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OK, my apologies, but I seem to recall someone here managed to figure out how to get the cargo van headliner off and I can't seem to find the thread. Has anyone here removed that yet? I finally going to start insulating my van after having a giant roll of Thinsulate sitting in my garage all summer and I really want to get up under that headliner, but other than a few obvious screws, I can't see how it's attached.
Thanks,
JP
I think I remember someone getting that short headliner off, too. But, you can get quite a bit of Thinsulate in there without removing the headliner. In my medium roof, I measured that I would need about 30 inches of insulation from front to back. And, whatever width, I can't recall. I was able to stuff and pull two pieces of Thinsulate into that space. The first was 18 inches deep. I fished heavy twine from one side of the center attachments to the other. Then I attached that string to the rear corner of the Thinsulate that would fit to the opposite side. Then I carefully stuffed that insulation into the unobstructed space, which I think was what may be 12 inches wide? While stuffing, I pulled the string, occasionally to start moving the material laterally. It worked in there quite nicely, at which point I cut the string and then started on the second piece, which was 12 inches deep... following the same procedure.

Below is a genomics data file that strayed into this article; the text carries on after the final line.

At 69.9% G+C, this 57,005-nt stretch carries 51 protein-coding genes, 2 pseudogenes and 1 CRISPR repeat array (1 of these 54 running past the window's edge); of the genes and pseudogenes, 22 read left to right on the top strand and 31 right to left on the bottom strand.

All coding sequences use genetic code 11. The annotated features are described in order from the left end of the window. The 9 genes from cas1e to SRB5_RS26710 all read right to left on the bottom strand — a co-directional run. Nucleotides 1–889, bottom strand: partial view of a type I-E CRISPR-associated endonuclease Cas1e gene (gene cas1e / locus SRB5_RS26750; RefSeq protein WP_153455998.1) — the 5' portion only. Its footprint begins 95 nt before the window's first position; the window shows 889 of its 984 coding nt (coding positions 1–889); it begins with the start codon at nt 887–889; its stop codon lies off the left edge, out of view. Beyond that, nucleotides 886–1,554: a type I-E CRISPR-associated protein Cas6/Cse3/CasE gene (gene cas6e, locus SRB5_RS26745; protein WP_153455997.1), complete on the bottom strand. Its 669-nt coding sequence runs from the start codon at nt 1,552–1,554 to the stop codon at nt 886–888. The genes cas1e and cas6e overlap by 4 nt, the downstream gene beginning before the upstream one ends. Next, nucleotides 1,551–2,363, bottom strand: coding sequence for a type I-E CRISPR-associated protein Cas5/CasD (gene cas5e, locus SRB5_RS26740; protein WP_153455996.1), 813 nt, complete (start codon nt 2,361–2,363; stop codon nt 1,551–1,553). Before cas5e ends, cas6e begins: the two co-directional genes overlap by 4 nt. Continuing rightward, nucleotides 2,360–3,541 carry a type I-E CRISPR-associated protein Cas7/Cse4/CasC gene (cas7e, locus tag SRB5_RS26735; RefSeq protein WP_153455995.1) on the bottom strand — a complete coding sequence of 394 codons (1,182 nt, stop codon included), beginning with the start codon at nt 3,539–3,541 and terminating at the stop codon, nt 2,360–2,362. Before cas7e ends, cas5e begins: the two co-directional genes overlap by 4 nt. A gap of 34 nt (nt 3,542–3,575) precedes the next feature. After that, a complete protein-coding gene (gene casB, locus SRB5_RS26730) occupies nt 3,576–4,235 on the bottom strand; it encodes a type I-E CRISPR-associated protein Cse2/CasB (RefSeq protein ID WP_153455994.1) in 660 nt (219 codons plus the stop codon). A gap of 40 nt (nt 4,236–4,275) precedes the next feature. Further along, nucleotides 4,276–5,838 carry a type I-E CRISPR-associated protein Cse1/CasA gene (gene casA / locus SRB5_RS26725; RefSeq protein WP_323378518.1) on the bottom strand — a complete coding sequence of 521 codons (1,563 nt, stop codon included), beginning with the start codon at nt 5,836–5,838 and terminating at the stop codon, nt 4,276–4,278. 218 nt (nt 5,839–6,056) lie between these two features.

This may look impossible at first but it works. You do have to be careful not to put too much force, during the stuffing, which could pull the headliner away and possibly do damage.

Oh, I also used a yardstick and a piece of coat hanger with 90 degree bend near end, to work the pieces into position.
 

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Thanks a Eddie. I may end up going that route for now and pull it down later if someone figures out how to get it off. I'd like to put a few more CLD tiles up there as well.
JP